- SA crypto adoption rose significantly and in 2019, it was ranked at the top of the crypto ownership list by the Global Digital Yearbook
- The Financial Sector Conduct Authority formally declared crypto a financial product in South Africa
- South Africa Reserve Bank, has decided to embrace crypto. They have introduced the first-ever SA crypto regulation framework to govern crypto trading within the country
South Africa has always spearheaded Africa across various technological phases throughout history. The South African crypto ecosystem has made significant strides in crypt adoption. It is also one of the few African counties whose government has taken an interest in crypto trading.
They have made various moves showcasing their support for cryptocurrency. South Africa’s crypto adoption alone has made so much progress that the government announced on the 19th of October that crypto was to be considered a financial product. A big step for Africa’s cryptocurrency.
This momentous event placed South Africa amongst the few countries whose central bank has adopted crypto. Most opt to avoid the processing of transactions involving crypto assets due to the feat of volatility and economic stabilization.
South Africa’s crypto journey
African cryptocurrency gradually rose to its current fame and glory, all thanks to the efforts of several African crypto traders. South Africa, one of the first few countries to participate, began its journey with Bitcoin.
SA crypto adoption rose significantly. In 2019, it was ranked at the top of the crypto ownership list by the Global Digital Yearbook. Since then, its incorporation and consistent use are merely expanding its reach.
In 2016 and 2017, crypto trading in South Africa reached an all-time high. Bitcoin at the time was also experiencing one of its many peaks. According to experts, South Africa does not view crypto as digital currencies or money in a different form to spend; instead, they view it as a form of investment.
In January 2021, the average crypto trading rates exceeded $145 million, according to a report submitted. South Africa mainly has to thank Mobile banking since its very existence has caused many South Africans to use smartphones, giving them access to the internet.
A fact sheet released by the FinMark Trust—an independent nonprofit trust—noted that in 2018, more than 80 per cent of the South African population had access to banking services. The use of digital currencies has also significantly influenced and increased South Africa’s economy. Over the years, there has been an upward trend in trade volume involving Rand, South Africa’s fiat currency.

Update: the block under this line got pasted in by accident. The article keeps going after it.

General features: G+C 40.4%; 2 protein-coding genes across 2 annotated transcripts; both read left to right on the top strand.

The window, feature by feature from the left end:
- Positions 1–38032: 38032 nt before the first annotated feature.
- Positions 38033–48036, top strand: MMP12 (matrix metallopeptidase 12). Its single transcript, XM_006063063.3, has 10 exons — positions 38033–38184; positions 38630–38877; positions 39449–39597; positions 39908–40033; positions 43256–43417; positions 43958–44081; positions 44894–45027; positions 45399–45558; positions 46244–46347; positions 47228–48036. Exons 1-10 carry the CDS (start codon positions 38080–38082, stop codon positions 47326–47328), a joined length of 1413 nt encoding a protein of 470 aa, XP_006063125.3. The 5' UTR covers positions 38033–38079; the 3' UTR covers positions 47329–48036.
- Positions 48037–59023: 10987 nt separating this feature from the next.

This significant rise in SAs crypto ecosystem has caused several issues within Africa’s cryptocurrency. One is the consistent rise of crypt scams that plague SA’s crypto ecosystem.
As the number of new crypto traders increases, some have taken advantage of their naivety and even introduced fake crypto strategies. This issue has dramatically affected South Africa to a point even young teenagers fall for the trap and invest in crypto trading so much that they end up dropping out.
Due to this very reason, devising SA crypto regulations was a priority.
South Africa crypto regulation
The Financial Sector Conduct Authority formally declared crypto a financial product in South Africa. After years of deliberation, SARB, South Africa Reserve Bank, has decided to embrace crypto. They introduced the first-ever SA crypto regulation framework to govern crypto trading within the country.
Kuben Naidoo, deputy governor of the SARB, recently spoke at a PSG Konsult webinar, explaining the framework for a regulatory regime for the use of crypto-currencies.
This will play a key role in ensuring investor protection and confidence and creating a safer crypto ecosystem in SA. He added that SARB’s intentions for this new SA crypto regulation are to protect crypto assets.
With the consistent rise in theft, money laundering and undermining of monetary policy, an unmonitored crypto asset within SA’s economy would eventually undermine the central bank’s authority.
According to Brent Peterson from Easy Crypto, this was the first legal step that Africa’s cryptocurrency required. In addition, adding more crypto laws in the South African legal framework would be much easier with this new SA Crypto regulation.
Despite this bold move to increase SA’s crypto adoption rate, there are still various plans to limit the exposure of banks and other financial institutions to crypto assets. The risk of crypto volatility is still accurate, and avoiding economic instability is still the core aim of SARB.
There is, however, a light at the end of the tunnel. As Africa’s cryptocurrency keeps growing due to SA’s crypt ecosystem, we expect other African countries to follow suit.
Financial regulators in Zimbabwe, Nigeria, and Kenya have already banned banks from processing transactions relating to cryptocurrencies. However, many are still researching how best to deploy crypto and CBDC within their government.
Is this the dawn of a new wave in Africa’s cryptocurrency? All we can do is wait for the unveiling of events.